Center for Coastal Physical Oceanography & ODU Resilience Collaborative

Fall 2018 Seminar Series


Till Wagner
Department of Physics and Physical Oceanography
University of North Carolina Wilmington

Monday, October 1, 2018
3:30 PM
Conference Center, Innovation Resarch Building II
4211 Monarch Way, Norfolk, VA 23508


Under global warming, the calving of icebergs into the polar oceans is expected to increase. As a result, the role that icebergs play in Earth's climate system has received a recent surge of interest, and efforts are underway to explicitly represent icebergs in GCMs. In this talk, I will present an idealized analytical model that we developed to aid this effort. I will use the model to address (i) which climate model variables are most important to accurately model iceberg evolution and (ii) whether climate models do a good job simulating these variables. I will then turn to episodes of massive iceberg discharge, called Heinrich Events, which occurred during the last glacial period. These events are believed to have had large-scale impacts on the global climate system. However, modeling icebergs that lived and melted more than 10,000 years ago comes with its own challenges, as we will see.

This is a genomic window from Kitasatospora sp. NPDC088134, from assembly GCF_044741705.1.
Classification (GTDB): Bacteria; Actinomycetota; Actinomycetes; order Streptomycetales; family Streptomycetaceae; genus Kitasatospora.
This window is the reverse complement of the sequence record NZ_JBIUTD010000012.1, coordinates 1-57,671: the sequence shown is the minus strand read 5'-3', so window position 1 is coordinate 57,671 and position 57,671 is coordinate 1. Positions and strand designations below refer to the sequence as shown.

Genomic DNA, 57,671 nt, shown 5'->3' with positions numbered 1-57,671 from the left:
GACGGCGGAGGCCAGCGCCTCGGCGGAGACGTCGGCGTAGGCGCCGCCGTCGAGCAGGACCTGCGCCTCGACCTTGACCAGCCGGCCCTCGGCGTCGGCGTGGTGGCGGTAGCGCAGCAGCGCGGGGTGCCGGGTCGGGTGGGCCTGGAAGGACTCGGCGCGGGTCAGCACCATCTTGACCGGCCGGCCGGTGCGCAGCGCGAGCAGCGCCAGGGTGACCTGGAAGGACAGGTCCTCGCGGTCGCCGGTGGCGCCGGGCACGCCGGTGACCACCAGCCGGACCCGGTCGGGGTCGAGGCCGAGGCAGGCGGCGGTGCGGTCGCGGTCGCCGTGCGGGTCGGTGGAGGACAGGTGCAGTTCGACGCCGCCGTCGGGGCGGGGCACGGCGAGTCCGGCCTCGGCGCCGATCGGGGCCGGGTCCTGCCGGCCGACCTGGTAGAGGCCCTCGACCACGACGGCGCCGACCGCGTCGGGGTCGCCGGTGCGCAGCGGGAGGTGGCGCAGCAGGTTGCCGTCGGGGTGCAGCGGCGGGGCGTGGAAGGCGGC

Till Wagner is an Assistant Professor in the Department of Physics and Physical Oceanography at UNC Wilmington. His research focuses on the physical processes governing the Earth's high latitudes, with an emphasis on atmosphere-ocean-ice interactions. He investigates these processes using a combination of theory, numerical modeling, and observations. Before coming to North Carolina, Till was a postdoc at the Scripps Institution of Oceanography at UC San Diego. He holds a M.Sci. in Physics and Philosophy from the University of Bristol and a Ph.D. in Applied Mathematics from the University of Cambridge.

Reception before seminar at 3:00 PM

Old Dominion University Homepage CCPO
Innovation Research Park Building I
4111 Monarch Way, 3rd Floor
Old Dominion University
Norfolk, VA 23508
CCPO Homepage

Updated on 08/27/2018.
This page is maintained by Julie R. Morgan
Copyright Info: Old Dominion University 2018